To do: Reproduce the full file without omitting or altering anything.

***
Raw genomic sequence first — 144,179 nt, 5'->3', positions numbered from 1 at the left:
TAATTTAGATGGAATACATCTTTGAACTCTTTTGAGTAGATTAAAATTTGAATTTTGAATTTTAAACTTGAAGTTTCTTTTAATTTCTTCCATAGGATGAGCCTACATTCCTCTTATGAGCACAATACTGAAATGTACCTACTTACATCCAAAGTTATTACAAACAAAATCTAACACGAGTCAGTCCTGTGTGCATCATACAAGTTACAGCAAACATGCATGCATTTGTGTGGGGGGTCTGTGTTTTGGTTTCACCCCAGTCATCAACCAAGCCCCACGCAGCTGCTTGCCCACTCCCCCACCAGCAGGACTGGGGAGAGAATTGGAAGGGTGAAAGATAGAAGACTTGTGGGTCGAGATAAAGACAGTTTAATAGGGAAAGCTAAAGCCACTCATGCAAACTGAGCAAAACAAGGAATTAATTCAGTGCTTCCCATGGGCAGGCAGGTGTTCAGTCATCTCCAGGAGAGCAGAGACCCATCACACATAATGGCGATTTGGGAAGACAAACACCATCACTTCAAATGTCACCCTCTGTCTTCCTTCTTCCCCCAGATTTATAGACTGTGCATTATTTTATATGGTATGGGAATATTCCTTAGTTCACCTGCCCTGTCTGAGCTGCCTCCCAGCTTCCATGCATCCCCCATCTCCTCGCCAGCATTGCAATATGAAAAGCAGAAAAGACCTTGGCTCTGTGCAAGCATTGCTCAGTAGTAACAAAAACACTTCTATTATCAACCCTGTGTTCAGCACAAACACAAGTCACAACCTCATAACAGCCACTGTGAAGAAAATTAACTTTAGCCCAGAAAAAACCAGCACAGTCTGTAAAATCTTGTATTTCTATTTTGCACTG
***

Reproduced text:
Raw genomic sequence first — 144,179 nt, 5'->3', positions numbered from 1 at the left:
TAATTTAGATGGAATACATCTTTGAACTCTTTTGAGTAGATTAAAATTTGAATTTTGAATTTTAAACTTGAAGTTTCTTTTAATTTCTTCCATAGGATGAGCCTACATTCCTCTTATGAGCACAATACTGAAATGTACCTACTTACATCCAAAGTTATTACAAACAAAATCTAACACGAGTCAGTCCTGTGTGCATCATACAAGTTACAGCAAACATGCATGCATTTGTGTGGGGGGTCTGTGTTTTGGTTTCACCCCAGTCATCAACCAAGCCCCACGCAGCTGCTTGCCCACTCCCCCACCAGCAGGACTGGGGAGAGAATTGGAAGGGTGAAAGATAGAAGACTTGTGGGTCGAGATAAAGACAGTTTAATAGGGAAAGCTAAAGCCACTCATGCAAACTGAGCAAAACAAGGAATTAATTCAGTGCTTCCCATGGGCAGGCAGGTGTTCAGTCATCTCCAGGAGAGCAGAGACCCATCACACATAATGGCGATTTGGGAAGACAAACACCATCACTTCAAATGTCACCCTCTGTCTTCCTTCTTCCCCCAGATTTATAGACTGTGCATTATTTTATATGGTATGGGAATATTCCTTAGTTCACCTGCCCTGTCTGAGCTGCCTCCCAGCTTCCATGCATCCCCCATCTCCTCGCCAGCATTGCAATATGAAAAGCAGAAAAGACCTTGGCTCTGTGCAAGCATTGCTCAGTAGTAACAAAAACACTTCTATTATCAACCCTGTGTTCAGCACAAACACAAGTCACAACCTCATAACAGCCACTGTGAAGAAAATTAACTTTAGCCCAGAAAAAACCAGCACAGTCTGTAAAATCTTGTATTTCTATTTTGCACTG